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Webster's Dictionary 1828 - Online Edition

Webster's Dictionary 1828

Americal Dictionary of the English Language

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Induce

INDU'CE, verb transitive [Latin induco; in and duco, to lead.]

1. To lead, as by persuasion or argument; to prevail on; to incite; to influence by motives. The emperor could not be induced to take part in the contest.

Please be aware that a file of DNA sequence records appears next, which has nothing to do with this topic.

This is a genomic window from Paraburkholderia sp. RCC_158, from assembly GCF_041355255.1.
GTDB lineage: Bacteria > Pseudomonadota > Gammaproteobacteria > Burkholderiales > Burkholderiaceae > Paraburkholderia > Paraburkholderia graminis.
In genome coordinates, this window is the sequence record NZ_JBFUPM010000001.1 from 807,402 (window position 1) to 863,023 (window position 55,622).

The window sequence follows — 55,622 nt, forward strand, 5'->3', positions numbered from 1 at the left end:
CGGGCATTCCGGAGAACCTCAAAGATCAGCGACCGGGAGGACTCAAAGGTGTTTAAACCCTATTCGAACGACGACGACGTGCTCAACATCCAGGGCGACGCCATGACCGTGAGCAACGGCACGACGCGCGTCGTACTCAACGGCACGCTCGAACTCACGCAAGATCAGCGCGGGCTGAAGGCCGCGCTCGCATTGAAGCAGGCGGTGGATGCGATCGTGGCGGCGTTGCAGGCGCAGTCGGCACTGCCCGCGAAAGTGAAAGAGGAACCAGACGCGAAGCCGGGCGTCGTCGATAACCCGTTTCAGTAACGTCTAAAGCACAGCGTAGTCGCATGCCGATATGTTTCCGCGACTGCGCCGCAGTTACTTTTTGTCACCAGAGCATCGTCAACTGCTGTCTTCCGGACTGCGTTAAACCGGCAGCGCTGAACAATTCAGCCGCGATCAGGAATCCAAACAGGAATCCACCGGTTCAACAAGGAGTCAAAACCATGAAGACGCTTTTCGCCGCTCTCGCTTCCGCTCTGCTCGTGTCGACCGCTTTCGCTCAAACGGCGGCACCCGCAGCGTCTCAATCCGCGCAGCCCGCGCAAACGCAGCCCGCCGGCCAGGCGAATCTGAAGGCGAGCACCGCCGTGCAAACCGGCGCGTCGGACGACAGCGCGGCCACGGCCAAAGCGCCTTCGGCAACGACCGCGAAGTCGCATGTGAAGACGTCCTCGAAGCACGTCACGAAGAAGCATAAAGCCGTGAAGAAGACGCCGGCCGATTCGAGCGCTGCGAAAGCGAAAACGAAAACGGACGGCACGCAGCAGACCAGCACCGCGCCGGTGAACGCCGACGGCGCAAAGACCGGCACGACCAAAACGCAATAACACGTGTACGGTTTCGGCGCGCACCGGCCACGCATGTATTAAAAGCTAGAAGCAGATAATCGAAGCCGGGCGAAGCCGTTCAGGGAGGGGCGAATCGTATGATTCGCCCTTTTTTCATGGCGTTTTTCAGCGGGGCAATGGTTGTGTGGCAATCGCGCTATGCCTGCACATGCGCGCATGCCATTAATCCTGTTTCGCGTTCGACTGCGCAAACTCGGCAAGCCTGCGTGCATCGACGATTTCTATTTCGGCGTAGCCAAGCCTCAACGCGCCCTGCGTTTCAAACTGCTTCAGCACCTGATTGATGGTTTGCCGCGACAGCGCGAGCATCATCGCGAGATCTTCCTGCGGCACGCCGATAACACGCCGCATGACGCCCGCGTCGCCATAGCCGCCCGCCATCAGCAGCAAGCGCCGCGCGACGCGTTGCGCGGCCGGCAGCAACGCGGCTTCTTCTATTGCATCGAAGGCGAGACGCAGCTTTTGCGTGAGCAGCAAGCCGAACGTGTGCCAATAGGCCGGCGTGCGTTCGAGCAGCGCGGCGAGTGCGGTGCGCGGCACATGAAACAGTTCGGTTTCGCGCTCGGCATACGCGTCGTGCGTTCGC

2. To produce by influence.

As this belief is absolutely necessary for all mankind, the evidence for inducing it must be of that nature as to accommodate itself to all species of men.

3. To produce; to bring on; to cause; as a fever induced by extreme fatigue. The revolution in France has induced a change of opinions and of property.

4. To introduce; to bring into view.

The poet may be seen inducing his personages in the first Iliad.

5. To offer by way of induction or inference. [Not used.]